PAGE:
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Thread: Buying advice: first second-hand euphonium

  1. #1

    Buying advice: first second-hand euphonium

    Hello,

    I am buying my first euphonium to learn to play on. I only have a small budget and am looking at second-hand instruments.

    I found a Boosey & Co London Class A euphonium. The serial number is something like 71916 (a bit hard to see in the picture). Would you say it is advisable to go for such an old instrument, or is it better to look for something newer?

    I wouldn't mind changing to something more expensive once I get the hang of it. But as I am still learning, I am thinking to buy a cheaper second-hand one (I also like the look and feel of a beautifully engraved, old instrument). On the other hand, I wouldn't want to make learning to play the instrument harder than it already is.

    These are some pictures of the euphonium I am looking at:

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    Any advice?

    Many thanks!

  2. #2
    Join Date
    Feb 2020
    Location
    Yorktown, Virginia
    Posts
    121
    The older Boosey & Hawkes euphoniums have a great reputation. Based upon the serial number, the horn you are looking at is from 1906 -

    http://www.dwerden.com/Special/bandh_handlists_web.pdf
    David Shinn
    Peninsula Concert Band
    Yorktown, Virginia



    1971 Besson ‘New Standard’ 181 Euphonium (3+1 compensating) ~ Alliance DC3M
    1962 Besson ‘New Standard’ 176 Euphonium (3-valve compensating) ~ Alliance DC3M
    1979 Besson 'New Standard' 168 Baritone (3-valve compensating) ~ Alliance DC5S
    1927 Holton Double Bell Euphonium (5-valve compensating) ~ Alliance DC5S

  3. #3
    Welcome to the forum!

    I would advise staying away from that lovely old horn, which was made somewhere around 1909. There are questions about whether it is made to play at A440 for starters. And it is always possible for a very old horn to have leaks around the pistons (from wear) that would greatly affect how it plays. If you have an experienced euphonium player test the horn for you before purchase, then it could be a good instrument if the price is right.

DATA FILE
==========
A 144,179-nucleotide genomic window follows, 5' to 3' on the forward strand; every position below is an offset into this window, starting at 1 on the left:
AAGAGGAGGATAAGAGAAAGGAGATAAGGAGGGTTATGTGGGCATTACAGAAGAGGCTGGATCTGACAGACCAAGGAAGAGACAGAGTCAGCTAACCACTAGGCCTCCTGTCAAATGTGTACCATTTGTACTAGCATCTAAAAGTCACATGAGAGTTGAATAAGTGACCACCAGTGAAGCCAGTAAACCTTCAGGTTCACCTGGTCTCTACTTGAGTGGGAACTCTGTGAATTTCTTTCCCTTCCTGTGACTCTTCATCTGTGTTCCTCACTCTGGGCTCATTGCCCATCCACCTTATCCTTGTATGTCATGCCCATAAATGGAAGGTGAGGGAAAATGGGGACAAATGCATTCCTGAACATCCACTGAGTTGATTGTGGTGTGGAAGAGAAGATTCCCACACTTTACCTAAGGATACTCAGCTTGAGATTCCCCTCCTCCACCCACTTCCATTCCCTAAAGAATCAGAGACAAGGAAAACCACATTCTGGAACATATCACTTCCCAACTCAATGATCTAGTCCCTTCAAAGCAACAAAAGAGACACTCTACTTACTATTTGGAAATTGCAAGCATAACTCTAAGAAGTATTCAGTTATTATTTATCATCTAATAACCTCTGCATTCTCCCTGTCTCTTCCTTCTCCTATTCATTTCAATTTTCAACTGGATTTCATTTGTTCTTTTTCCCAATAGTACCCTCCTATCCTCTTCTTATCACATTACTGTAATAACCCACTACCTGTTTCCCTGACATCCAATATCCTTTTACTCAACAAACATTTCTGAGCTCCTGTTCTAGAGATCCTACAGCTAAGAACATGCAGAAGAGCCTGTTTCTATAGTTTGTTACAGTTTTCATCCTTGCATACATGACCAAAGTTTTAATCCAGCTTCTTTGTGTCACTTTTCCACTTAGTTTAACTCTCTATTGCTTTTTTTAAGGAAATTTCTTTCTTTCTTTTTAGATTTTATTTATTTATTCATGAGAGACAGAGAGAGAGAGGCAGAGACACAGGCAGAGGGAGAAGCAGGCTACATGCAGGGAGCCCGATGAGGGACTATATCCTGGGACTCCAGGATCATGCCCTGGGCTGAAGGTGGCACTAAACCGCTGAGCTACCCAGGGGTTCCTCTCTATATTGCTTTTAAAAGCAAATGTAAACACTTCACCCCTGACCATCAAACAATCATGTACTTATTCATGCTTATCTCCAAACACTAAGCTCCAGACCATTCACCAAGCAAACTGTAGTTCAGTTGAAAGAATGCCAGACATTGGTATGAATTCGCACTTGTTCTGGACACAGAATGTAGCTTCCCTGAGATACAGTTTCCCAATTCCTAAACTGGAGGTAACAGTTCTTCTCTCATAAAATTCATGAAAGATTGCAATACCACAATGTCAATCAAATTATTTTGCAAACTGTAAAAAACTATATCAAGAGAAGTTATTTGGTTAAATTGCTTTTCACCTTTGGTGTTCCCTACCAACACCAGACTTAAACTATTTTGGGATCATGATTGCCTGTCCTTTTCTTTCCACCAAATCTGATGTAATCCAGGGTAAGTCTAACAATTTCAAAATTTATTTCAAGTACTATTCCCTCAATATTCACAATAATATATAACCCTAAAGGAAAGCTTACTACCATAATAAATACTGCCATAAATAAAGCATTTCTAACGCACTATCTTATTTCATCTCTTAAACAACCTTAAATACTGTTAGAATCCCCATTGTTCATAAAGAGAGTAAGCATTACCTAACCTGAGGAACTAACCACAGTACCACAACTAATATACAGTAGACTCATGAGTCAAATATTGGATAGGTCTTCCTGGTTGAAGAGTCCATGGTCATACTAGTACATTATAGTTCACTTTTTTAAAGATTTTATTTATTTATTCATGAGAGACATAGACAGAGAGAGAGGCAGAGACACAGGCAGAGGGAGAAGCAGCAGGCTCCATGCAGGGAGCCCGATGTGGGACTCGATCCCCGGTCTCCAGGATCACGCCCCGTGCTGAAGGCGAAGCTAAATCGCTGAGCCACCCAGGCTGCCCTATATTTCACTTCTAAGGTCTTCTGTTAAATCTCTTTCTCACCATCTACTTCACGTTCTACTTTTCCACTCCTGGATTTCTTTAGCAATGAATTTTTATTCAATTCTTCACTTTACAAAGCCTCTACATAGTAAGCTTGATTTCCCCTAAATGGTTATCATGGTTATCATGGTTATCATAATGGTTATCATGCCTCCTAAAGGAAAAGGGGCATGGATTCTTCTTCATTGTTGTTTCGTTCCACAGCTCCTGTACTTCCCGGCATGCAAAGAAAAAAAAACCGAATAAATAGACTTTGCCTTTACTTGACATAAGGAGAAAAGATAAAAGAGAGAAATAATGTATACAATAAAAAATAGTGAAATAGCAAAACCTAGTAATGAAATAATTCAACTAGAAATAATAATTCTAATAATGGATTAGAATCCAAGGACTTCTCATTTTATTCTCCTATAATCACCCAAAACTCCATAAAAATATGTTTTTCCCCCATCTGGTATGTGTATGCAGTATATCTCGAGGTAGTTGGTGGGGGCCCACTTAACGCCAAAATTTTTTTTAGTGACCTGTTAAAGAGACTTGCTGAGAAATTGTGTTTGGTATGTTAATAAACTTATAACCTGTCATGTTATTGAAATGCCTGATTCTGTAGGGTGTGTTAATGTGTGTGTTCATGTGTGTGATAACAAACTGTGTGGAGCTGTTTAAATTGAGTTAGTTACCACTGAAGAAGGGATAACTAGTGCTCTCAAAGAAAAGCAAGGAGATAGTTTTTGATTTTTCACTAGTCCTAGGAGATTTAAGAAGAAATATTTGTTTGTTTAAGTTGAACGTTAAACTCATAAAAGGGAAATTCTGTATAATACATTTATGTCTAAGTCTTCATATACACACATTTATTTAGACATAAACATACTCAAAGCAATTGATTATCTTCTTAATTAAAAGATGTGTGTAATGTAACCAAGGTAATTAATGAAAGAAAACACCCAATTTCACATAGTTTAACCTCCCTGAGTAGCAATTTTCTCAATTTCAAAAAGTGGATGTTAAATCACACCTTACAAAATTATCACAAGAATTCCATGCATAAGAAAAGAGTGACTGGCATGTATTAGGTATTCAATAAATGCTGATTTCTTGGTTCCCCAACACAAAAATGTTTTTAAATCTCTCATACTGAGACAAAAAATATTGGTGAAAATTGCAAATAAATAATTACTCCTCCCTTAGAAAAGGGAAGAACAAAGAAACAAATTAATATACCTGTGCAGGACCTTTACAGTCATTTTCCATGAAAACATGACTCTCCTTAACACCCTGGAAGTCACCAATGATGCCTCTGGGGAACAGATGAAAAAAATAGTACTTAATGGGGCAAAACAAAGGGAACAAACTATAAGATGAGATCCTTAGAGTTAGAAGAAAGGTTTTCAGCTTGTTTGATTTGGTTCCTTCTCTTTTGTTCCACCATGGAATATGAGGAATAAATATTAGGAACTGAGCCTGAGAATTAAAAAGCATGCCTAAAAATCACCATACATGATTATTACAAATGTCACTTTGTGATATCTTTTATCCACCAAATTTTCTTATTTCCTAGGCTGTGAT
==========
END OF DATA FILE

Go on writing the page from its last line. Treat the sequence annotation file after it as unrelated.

A safer bet is to buy a horn made to today's standards, like the Austin Custom Brass (ACB) Doubler or the Wessex Dolce. Both have been reviewed well and are at reasonable prices. They are made to be tuned to A440 and would have smooth response.
    Dave Werden (ASCAP)
    Euphonium Soloist, U.S. Coast Guard Band, retired
    Adams Artist (Adams E3)
    Alliance Mouthpiece (DC4)
    YouTube: dwerden
    Facebook: davewerden
    Twitter: davewerden
    Instagram: davewerdeneuphonium

  4. #4
    Thank you both for your quick response! I decided to let this one go.

    Instead, I went for a 1920s Hawkes & Son (as I'm based in the UK, Hawkes and Boosey seem to be the more available second-hand/vintage brands) from a trusted, experienced brass instrument seller. He assured me it is converted to modern tuning and doesn't leak around the pistons.

    I look forward to learning to play and am happy to be on the forum!
    Last edited by daphne; 01-20-2022 at 12:03 PM.

  5. #5
    It's nice to have some help from a trusted player, and it seems you came to a good solution.

    Now all you have to do is practice (and take lessons if possible)!

    We don't usually see questions like this resolve so quickly - must be the time zone you're in
    Dave Werden (ASCAP)
    Euphonium Soloist, U.S. Coast Guard Band, retired
    Adams Artist (Adams E3)
    Alliance Mouthpiece (DC4)
    YouTube: dwerden
    Facebook: davewerden
    Twitter: davewerden
    Instagram: davewerdeneuphonium

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